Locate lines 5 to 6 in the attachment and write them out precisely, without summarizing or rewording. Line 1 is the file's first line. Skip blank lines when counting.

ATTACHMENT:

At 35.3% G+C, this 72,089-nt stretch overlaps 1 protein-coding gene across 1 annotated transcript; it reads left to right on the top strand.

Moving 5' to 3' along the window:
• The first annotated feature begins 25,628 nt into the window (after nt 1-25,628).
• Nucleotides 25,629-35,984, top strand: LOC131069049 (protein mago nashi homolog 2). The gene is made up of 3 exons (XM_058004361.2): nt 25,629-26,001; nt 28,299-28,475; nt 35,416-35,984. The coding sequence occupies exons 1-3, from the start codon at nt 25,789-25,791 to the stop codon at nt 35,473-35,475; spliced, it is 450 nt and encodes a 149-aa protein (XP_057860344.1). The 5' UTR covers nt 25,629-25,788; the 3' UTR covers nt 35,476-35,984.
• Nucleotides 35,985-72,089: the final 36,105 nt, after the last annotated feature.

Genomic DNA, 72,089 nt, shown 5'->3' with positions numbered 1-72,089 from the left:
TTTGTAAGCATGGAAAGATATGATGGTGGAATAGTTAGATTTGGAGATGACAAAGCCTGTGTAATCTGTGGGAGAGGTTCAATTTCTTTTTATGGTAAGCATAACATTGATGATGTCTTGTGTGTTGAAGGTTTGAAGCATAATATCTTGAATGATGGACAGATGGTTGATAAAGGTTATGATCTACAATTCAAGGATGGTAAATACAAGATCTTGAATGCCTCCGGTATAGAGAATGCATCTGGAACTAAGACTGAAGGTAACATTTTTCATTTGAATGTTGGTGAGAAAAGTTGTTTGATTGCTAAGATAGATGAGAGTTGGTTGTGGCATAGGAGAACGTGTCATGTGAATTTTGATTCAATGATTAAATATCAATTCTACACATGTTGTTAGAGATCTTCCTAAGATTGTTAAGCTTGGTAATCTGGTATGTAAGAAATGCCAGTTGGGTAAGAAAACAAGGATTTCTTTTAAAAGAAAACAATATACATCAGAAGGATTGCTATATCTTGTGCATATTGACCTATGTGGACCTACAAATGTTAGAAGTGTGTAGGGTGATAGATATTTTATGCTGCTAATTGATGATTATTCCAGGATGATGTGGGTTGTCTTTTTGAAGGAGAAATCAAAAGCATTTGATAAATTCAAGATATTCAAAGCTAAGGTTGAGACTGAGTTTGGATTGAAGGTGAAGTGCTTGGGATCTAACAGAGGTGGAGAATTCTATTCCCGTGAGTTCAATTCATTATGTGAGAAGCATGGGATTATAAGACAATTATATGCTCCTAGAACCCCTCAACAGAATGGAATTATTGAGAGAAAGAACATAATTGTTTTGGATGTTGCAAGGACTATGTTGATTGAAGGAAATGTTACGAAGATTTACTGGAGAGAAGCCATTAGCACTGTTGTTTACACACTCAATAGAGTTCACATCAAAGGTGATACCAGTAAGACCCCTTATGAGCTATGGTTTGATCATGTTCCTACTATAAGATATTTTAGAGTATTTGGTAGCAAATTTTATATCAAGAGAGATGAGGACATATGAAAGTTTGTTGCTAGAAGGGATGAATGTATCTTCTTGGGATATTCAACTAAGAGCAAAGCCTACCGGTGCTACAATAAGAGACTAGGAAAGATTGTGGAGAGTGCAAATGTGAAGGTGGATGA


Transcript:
• Nucleotides 35,985-72,089: the final 36,105 nt, after the last annotated feature.

Genomic DNA, 72,089 nt, shown 5'->3' with positions numbered 1-72,089 from the left: